The mainstays of medical management include encouraging water intake to achieve a urine specific gravity <1.020 in dogs and <1.030 in cats (which can be challenging) and managing dietary intake to reduce hypercalciuria and hyperoxaluria. Canned diets are usually recommended over dry diets because of their high water content. Moderate restriction of protein, calcium, oxalate, and sodium intake in association with normal intake of phosphorus, magnesium, and vitamins C and D is recommended to prevent recurrence of CaOx uroliths after surgical removal.8 Hill’s Prescription Diet u/d Canine Non-Struvite Urinary Tract Health ( and Royal Canin Veterinary Diet Urinary SO ( are usually recommended for dogs; Hill’s Prescription Diet c/d Multicare Feline, Royal Canin Veterinary Diet Urinary SO, Purina UR Urinary St/Ox Feline Formula (, and Iams Veterinary Formula Urinary-O Plus Moderate pH/O ( are recommended for cats. Increased dietary sodium intake may result in an increase in the urinary excretion of calcium and should be avoided. Feeding human foods with high calcium and/or oxalate content (eg, chocolate, peanuts, beets, sweet potatoes, spinach, rhubarb) should be avoided.

Related Article: Nutritional Management of Urolithiasis

Oral potassium citrate may help prevent recurrence of CaOx uroliths as citrate complexes with calcium, thereby forming the more soluble calcium citrate in urine. In addition, potassium citrate results in mild urine alkalization, which increases the solubility of CaOx.4 Overzealous urine alkalization should be avoided, however, as it may result in the formation of calcium phosphate uroliths. Urine alkalization is indicated if the urine pH is consistently below 6.5. Potassium citrate should be titrated to produce an ideal target urine pH of 7.0 to 7.5. The recommended starting dose of potassium citrate is 40 to 75 mg/kg PO q12h. Thiazide diuretics have also been recommended to decrease the urinary excretion of calcium in dogs and cats with recurrent CaOx urolithiasis; hydrochlorothiazide (1–2 mg/kg PO q12h for 2 weeks) has been shown to reduce urine calcium excretion in dogs.9 This effect was enhanced by combining treatment with Hill's Canine Prescription Diet u/d.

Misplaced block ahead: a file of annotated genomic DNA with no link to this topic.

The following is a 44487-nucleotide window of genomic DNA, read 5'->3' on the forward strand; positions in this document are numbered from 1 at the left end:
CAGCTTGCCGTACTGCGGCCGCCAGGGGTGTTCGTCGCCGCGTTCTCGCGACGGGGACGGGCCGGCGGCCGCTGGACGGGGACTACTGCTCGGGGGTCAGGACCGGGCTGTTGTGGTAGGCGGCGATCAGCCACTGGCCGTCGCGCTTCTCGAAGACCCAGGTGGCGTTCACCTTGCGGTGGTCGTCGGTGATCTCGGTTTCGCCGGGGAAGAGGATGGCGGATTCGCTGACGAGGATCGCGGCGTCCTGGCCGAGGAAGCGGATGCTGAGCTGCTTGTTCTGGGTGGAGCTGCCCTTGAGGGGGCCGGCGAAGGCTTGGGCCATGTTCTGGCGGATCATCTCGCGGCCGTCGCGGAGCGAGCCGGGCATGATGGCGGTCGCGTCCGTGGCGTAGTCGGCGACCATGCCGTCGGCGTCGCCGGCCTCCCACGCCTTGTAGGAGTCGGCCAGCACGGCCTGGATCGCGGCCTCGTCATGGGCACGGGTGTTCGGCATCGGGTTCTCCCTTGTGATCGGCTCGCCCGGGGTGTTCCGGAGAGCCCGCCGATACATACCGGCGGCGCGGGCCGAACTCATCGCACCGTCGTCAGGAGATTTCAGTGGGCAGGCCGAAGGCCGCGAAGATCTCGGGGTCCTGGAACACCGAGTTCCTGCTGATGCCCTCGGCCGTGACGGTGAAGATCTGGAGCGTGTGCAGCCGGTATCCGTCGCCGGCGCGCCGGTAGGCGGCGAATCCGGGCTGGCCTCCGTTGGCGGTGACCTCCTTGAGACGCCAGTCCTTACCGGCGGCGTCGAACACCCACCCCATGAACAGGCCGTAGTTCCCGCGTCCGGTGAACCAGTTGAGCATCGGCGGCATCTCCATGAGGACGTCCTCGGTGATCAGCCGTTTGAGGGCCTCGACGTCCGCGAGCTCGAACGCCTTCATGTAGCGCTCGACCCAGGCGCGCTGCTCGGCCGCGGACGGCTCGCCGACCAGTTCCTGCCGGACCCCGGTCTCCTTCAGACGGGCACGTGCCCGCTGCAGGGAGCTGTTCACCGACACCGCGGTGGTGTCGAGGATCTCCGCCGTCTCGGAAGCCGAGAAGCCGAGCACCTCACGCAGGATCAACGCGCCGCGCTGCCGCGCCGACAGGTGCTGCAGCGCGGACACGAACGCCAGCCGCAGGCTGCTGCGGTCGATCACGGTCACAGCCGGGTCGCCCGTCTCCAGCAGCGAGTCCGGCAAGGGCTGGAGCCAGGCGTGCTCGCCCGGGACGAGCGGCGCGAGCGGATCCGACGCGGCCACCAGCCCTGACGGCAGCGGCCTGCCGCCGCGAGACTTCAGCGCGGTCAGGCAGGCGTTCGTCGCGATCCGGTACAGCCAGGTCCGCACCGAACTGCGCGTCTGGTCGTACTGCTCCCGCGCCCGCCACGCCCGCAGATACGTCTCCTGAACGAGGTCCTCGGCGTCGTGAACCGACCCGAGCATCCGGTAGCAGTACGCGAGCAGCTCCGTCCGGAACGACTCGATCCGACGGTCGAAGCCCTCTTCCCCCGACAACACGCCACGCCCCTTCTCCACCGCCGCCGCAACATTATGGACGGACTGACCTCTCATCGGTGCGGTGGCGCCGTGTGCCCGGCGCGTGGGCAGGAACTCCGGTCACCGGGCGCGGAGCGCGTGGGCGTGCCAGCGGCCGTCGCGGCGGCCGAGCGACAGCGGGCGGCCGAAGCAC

The use of thiazide diuretics in dogs should not be a first-line treatment. Long-term use of thiazides to prevent recurrence of CaOx uroliths in dogs has not been evaluated. In healthy young female cats, hydrochlorothiazide was associated with lower urine CaOx saturation but no difference in 24-hour urine calcium excretion.10 The author cautions that the results of this study should not be extrapolated to cats that form CaOx uroliths.

Related Article: Urolithiasis

Key Points


  • Rule out hypercalcemia.

  • Hypercalciuria has been associated with hyperadrenocorticism, glucocorticoid treatment, furosemide treatment, and metabolic acidosis.

  • Avoid calcium-containing supplements and high-calcium foods (eg, peanuts, chocolate).

  • Feed canned, protein-reduced diets that alkalinze the urine (eg, Hill's Prescription Diet u/d).

  • Supplement potassium citrate if urine pH is not consistently >7.0.


CaOx = calcium oxalate, CKD = chronic kidney disease

GREGORY F. GRAUER, DVM, MS, DACVIM, is professor and Jarvis chair of medicine in the department of clinical sciences at Kansas State University. His area of interest, research, and teaching is the small animal urinary system, a topic about which he lectures at the NAVC Conference. He has served as professor and section chief of small animal medicine at Colorado State University and faculty member at University of Wisconsin–Madison, where he completed his internship and residency and earned his MS. Dr. Grauer earned his DVM from Iowa State University.